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Chairman of the 'Board
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I've seen and used plenty of vices in my time, but frankly, most of them are suitable for working with metals. I apprenticed in UF's Chemistry Machine Shop for four years, so I am comfortable with them. Currently, I have two Parrot Vises, a couple of very small tool vises and one for my drill press.


Yeah, the Parrot vise is my all time favorite. Originally designed for gun smiths, it can be used in the traditional manner or put on it's side to deal with more vertical jobs.

But, now that I am getting into woodworking and about to build a bench, I want to heart about your favorite or even least favorite vise. What vise can't you live without? What vise was a waste of money? Don't forget to tell us why!
 

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My first vise was a metal vise.

My first woodworking vise was a front mount steel quick release vise, similar to the largest of these.

http://www.leevalley.com/US/Wood/page.aspx?p=49980&cat=1,41659

Pro is quick to release and tension.
Con is the limited depth of the piece to be held. The screw/guides are close together so not easy to use for vertical clamping.

My second woodworking vise is the larger of these.

http://www.leevalley.com/US/Wood/page.aspx?p=31137&cat=1,41659,41661&ap=1

I use this vise a lot.

Pro, wide jaws. I will be able to mount dogs in the jaws, just have not done so yet. Wide spacing between screw and guides will allow easier vertical clamping. Wood jaws are forgiving it I hit them with tools.
Con. Not quick release, so takes a little longer to screw or unscrew.

Flower_vase_trimming_corner_rear_1892.jpg
 

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I started out with an old standard face vise; two guide rods, single screw, probably about eight inches wide. It worked, but it was never especially stable.

When I built my first woodworking bench, I decided on a leg vise, and I'm not sure I could go back to a regular vise now. I bought a screw from WoodCraft (it nearly doubled the price of the bench!), and it will open to about 15". The screw is around 8" down from the top of the bench, so I can clamp a pretty significant piece above it, or I can run a longer piece all the way down the leg of the bench and clamp it on one side of the vice only. Aside from getting around to gluing in a leather pad, the only change I would make is the wood used: I used a piece of 2x6, since it's what I had, and if I really crank down the whole chop bends.
 

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I started out with an old standard face vise; two guide rods, single screw, probably about eight inches wide. It worked, but it was never especially stable.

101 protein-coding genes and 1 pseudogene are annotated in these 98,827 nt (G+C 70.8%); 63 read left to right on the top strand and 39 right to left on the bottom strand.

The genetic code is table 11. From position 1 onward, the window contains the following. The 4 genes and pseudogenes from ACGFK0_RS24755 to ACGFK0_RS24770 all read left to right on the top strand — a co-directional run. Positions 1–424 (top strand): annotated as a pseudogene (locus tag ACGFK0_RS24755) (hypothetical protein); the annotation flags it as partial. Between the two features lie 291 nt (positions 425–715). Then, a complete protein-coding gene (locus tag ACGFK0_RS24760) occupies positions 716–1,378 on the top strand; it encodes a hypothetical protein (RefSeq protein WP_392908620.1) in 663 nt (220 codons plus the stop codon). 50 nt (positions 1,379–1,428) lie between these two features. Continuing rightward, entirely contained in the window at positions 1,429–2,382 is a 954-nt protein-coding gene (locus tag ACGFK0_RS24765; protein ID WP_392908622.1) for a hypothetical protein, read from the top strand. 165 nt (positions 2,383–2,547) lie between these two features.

When I built my first woodworking bench, I decided on a leg vise, and I'm not sure I could go back to a regular vise now. I bought a screw from WoodCraft (it nearly doubled the price of the bench!), and it will open to about 15". The screw is around 8" down from the top of the bench, so I can clamp a pretty significant piece above it, or I can run a longer piece all the way down the leg of the bench and clamp it on one side of the vice only. Aside from getting around to gluing in a leather pad, the only change I would make is the wood used: I used a piece of 2x6, since it's what I had, and if I really crank down the whole chop bends.
I did almost exactly the same thing when I built my bench. The only difference being, I used a 2 x 8 piece of oak for the chop. It should be about an inch thicker.
 

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My leg vise is two 4/4 ash boards face glued together. I've not noticed it flex, which could be due to the lamination being more resistant to bending, but I've also not had it terribly long.
 

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Wood Snob
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I'm not sure what most call the vises on my bench but I do like them both. The main vise is craftsman's best and I wish I had purchased a Record or another brand. This one has worn and the quick release sticks. I built the bench over 25 years ago and knew better at the time but bought it anyway. I'm going to replace it sometime and will pick up another quick release type.

The vise in the top is very useful but I'm sure there are other configurations that may give you more ways to clamp a board. It was in the bench design and it fits my needs.

If I were you I would buy the best vise you can. It's you shop buddy you will build everything with. My bench is my best friend.

Al